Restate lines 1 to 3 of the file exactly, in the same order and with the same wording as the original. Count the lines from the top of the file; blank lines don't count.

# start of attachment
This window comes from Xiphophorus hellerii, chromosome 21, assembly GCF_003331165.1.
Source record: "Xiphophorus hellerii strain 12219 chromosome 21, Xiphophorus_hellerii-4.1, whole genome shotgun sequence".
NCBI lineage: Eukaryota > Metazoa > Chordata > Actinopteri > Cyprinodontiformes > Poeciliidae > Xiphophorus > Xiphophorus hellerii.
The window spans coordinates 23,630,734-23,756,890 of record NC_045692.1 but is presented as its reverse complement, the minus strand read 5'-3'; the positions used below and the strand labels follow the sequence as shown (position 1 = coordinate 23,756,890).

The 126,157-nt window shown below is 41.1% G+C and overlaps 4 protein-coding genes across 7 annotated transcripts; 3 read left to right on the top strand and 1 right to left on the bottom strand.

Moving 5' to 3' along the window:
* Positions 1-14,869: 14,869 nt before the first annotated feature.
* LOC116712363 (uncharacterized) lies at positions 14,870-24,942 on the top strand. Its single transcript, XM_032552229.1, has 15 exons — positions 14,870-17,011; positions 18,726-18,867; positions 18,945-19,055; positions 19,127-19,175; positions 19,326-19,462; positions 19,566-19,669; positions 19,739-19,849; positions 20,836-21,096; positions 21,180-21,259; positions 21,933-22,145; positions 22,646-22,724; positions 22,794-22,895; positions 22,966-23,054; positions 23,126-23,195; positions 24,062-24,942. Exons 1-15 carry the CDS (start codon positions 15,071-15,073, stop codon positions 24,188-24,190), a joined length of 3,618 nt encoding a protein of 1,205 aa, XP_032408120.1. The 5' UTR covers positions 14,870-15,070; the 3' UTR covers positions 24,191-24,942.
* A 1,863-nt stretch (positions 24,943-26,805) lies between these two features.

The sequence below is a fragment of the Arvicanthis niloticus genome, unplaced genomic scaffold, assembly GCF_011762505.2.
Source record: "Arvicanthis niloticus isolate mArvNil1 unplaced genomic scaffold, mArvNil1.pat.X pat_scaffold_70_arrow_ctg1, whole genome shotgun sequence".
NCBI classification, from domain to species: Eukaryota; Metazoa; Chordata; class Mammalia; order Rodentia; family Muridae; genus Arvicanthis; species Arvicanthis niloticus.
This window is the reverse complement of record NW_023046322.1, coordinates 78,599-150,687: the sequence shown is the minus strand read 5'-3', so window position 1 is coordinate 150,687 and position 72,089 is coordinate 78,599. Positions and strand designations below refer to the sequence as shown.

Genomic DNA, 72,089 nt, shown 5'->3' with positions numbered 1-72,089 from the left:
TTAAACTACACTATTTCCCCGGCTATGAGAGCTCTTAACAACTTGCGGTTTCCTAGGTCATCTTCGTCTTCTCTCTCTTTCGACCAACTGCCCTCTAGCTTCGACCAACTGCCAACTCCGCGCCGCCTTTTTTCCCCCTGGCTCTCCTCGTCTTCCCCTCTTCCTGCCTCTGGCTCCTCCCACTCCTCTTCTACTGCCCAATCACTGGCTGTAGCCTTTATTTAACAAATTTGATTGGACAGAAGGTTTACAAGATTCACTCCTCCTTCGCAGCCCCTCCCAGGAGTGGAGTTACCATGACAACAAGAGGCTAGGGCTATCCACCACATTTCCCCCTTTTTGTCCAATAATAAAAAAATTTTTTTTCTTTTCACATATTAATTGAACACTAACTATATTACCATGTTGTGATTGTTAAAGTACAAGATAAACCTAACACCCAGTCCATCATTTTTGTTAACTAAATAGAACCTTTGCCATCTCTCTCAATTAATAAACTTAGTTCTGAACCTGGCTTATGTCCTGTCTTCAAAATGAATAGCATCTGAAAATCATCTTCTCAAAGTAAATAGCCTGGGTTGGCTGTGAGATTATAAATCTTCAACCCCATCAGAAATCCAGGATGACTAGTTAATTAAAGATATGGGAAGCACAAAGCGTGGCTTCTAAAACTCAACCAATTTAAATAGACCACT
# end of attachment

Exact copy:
This window comes from Xiphophorus hellerii, chromosome 21, assembly GCF_003331165.1.
Source record: "Xiphophorus hellerii strain 12219 chromosome 21, Xiphophorus_hellerii-4.1, whole genome shotgun sequence".
NCBI lineage: Eukaryota > Metazoa > Chordata > Actinopteri > Cyprinodontiformes > Poeciliidae > Xiphophorus > Xiphophorus hellerii.